Just two days into the new legislative session, tension erupted in the Minnesota Senate as Democrats passed pay standards for senate staffers that Republicans claimed were unfair.
Republicans say some pay rates for their staffers were reduced by up to 40 percent, more than they think could be justified by their new minority status.
"What's being applied is only being applied to Republican partisan staff," said Senate minority leader David Hann, R-Eden Prairie.
Senate Majority Leader Tom Bakk, DFL-Cook, said their actions were fair and corrected Republicans' moves, when they were in charge, that put people "willy nilly" into salary categories that made no sense given their experience. When Republicans were in charge, Bakk had vigorous complaints about proposed cuts to DFL staff but he said the Democrats' action on Thursday were not pay back for that.
The pay rates passed the Minnesota Senate Rules committee Thursday on a partisan vote, only after a proposal from Republican Sen. Paul Gazelka to make sure no employees' salary was reduced by more than 10 percent failed on a partisan vote.
During the meeting, Sen. Scott Newman, R-Hutchinson, also suggested that Bakk should recuse himself from voting on the pay and staff roster because his wife, Laura Bakk, is a senate legislative assistant. According to the roster, she will be paid $68,561, one of the top committee staff salaries.
"I think it is inappropriate for a senator to vote on an issue that is directly beneficial to them for financial purposes," Newman said after the meeting.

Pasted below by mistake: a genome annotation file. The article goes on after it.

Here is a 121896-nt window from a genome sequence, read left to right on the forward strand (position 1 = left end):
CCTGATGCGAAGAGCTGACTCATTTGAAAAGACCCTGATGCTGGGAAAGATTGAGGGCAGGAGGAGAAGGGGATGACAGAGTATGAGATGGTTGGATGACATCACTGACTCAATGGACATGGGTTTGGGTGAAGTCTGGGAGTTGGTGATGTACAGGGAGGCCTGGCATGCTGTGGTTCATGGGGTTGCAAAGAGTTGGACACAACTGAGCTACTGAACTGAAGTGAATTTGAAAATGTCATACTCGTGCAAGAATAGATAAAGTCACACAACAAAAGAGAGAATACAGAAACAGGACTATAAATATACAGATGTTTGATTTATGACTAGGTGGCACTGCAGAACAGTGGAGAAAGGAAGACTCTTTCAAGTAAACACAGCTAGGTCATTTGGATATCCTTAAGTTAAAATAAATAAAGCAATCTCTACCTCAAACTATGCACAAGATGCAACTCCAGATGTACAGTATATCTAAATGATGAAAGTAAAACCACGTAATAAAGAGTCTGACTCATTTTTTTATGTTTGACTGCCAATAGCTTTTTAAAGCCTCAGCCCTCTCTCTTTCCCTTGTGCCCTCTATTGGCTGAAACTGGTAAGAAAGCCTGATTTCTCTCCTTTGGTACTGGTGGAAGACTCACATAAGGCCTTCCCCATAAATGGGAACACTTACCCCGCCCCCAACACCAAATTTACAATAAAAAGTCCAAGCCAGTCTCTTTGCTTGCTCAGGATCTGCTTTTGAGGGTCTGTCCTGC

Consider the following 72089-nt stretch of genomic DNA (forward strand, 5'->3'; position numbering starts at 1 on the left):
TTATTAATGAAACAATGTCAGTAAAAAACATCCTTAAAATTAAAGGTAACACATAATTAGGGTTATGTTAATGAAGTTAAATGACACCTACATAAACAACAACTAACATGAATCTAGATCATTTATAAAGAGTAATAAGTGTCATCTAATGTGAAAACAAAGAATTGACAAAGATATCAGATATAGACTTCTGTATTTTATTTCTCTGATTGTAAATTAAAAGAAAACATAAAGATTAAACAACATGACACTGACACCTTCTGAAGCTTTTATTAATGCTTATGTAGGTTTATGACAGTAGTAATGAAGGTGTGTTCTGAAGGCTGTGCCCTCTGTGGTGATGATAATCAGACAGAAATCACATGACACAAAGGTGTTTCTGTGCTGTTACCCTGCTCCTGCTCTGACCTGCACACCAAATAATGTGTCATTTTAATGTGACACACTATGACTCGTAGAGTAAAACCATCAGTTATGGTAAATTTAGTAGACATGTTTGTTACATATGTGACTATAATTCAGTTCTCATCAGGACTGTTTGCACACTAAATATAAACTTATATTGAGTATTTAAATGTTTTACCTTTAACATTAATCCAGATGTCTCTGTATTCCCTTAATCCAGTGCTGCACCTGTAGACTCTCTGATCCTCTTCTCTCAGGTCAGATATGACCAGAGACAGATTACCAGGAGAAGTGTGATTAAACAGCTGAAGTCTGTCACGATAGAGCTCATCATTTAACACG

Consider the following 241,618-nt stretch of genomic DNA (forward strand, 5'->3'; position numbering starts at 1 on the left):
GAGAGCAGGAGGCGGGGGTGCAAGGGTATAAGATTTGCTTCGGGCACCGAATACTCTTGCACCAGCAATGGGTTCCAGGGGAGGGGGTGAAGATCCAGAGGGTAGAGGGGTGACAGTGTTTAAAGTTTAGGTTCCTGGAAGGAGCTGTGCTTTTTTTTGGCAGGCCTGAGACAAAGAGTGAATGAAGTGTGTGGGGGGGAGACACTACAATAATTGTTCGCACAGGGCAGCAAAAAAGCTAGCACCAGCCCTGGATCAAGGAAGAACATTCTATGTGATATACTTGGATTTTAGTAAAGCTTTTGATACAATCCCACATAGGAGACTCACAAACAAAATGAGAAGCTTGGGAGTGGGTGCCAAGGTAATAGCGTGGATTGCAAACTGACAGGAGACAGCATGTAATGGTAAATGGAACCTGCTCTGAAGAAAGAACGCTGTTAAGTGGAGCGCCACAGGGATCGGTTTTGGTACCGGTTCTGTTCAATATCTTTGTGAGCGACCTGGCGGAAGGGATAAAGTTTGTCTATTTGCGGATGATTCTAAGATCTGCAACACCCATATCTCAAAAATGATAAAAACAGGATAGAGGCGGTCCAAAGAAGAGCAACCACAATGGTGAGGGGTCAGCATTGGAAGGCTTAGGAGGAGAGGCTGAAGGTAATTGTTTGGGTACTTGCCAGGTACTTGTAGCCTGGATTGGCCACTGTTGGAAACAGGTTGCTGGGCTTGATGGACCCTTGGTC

Bakk noted that his wife worked for the senate long before he was a senator. Laura Bakk started in the House 1975 and started in the senate 1997. Sen. Bakk was first elected in 1994.
Newman also questioned whether Faye Sparks, who will be paid $68,723 as committee administrator, is related to Democratic Sen. Dan Sparks. Indeed, Faye Sparks is Dan Sparks mother. She has been a senate employee since 1991, more than ten years before her son was elected.
Amid reports that Donald Trump was in danger of not getting on Minnesota's presidential ballot, the Trump campaign says everything is in order and voters will have a chance to cast their ballot for him in November.
Interest groups spent less slightly money lobbying state government in 2015 than in the previous year, according to a report released Wednesday by the Minnesota Campaign Finance and Public Disclosure Board.
Leaders of the Minnesota Senate set aside another $500,000 Wednesday for future legal costs as they fight a federal lawsuit of a former senior aide, vowing in bipartisan fashion to press on rather than settle the case.